Frederick Gibbs

Assistant Professor

Photo: Frederick Gibbs

Email: fwgibbs@unm.edu
Office: Mesa Vista Hall 1077
Personal Website

Education:

Ph.D. University of Wisconsin-Madison

Research Interests:

Digital Humanities, Medieval Medicine , History of Science and Medicine, Medieval Europe

Profile:

Dr. Gibbs joined the UNM History department in 2013.  As a historian of medicine and science, he studies the confluence of medicine and natural philosophy in the medieval and early modern periods.  He is also interested in the circulation and diffusion of medical knowledge in the late Middle Ages.  The majority of his current projects attempt to use new digital research methodologies to provide new historical perspectives through unusual combinations of historical data at scale, and to use new media technologies to make history more engaging and accessible to a broad public.  His manuscript-in-progress explores medical literature on poison c.1200-1600, especially how physicians debated its definition, properties, ontological existence, and its role in disease and contagion. He also experiments with digital methodologies that employ various mapping, text mining, and visualization techniques in the service of historical research.

Recent/Select Publications:

“Poisonous Properties, Bodies, and Forms in the Fifteenth Century,” Preternature 2.1 (2013): 19-46.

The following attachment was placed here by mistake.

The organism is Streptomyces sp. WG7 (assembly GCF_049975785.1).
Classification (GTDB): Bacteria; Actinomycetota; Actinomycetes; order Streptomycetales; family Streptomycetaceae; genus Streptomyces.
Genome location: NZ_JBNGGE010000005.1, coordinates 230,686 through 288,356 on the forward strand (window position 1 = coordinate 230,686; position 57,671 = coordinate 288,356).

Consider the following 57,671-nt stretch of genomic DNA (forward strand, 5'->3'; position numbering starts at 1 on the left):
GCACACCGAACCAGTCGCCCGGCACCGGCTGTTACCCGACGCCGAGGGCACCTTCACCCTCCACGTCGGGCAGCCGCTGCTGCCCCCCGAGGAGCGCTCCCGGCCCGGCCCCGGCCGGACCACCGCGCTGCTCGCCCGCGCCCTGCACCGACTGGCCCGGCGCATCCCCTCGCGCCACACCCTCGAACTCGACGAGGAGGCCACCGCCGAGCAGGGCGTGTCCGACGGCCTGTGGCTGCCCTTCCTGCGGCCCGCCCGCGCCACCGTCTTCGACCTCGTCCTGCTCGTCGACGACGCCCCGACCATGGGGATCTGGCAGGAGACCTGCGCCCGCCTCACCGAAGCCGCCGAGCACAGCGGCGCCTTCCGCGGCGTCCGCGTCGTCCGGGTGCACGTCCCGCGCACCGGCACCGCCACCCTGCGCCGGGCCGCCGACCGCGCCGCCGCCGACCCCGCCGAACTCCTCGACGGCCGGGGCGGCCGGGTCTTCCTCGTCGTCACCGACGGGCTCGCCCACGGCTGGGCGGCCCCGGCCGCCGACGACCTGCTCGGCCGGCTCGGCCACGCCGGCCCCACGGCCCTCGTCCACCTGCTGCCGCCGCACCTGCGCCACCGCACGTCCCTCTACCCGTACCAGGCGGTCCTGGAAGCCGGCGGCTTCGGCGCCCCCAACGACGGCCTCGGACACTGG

“The Historical Value of Ephemeral Discussion of Science on the Web” in Science @ Risk: Toward a National Strategy for Preserving Online Science, (Washington, DC: Library of Congress National Digital Information Infrastructure and Preservation Program, 2012).

“Critical Discourse in the Digital Humanities,” Journal of the Digital Humanities 1.1 (2012).

“The Hermeneutics of Data and Historical Writing,” in Jack Dougherty and Kristen Nawrotzki (eds.), Writing History in the Digital Age. (Ann Arbor: University of Michigan Press, 2013) [with Trevor Owens]

Awards:

  • Humanities Exposed (HEX) Scholar at the UW Center for the Humanities (2008)
  • Dissertator Fellowship from UW Graduate School (2007)
  • John Neu Distinguished Graduate Student Fellowship from UW HoS Dept. (2007)
  • Research Award from the American Institute of the History of Pharmacy (2007)
  • Paul Klemperer Fellowship from the New York Academy of Medicine (2006)
  • National Science Foundation Dissertation Improvement Grant (2005-06)
  • Heckman Research Grant from the Hill Monastic Manuscript Library (2005)
  • Vilas Travel Grant from the UW Graduate School (2005)

Courses:

  • Medieval Science and Medicine
  • Digital History
  • History of Early Medicine
  • Scientific Revolutions
  • Food, Diet, and Health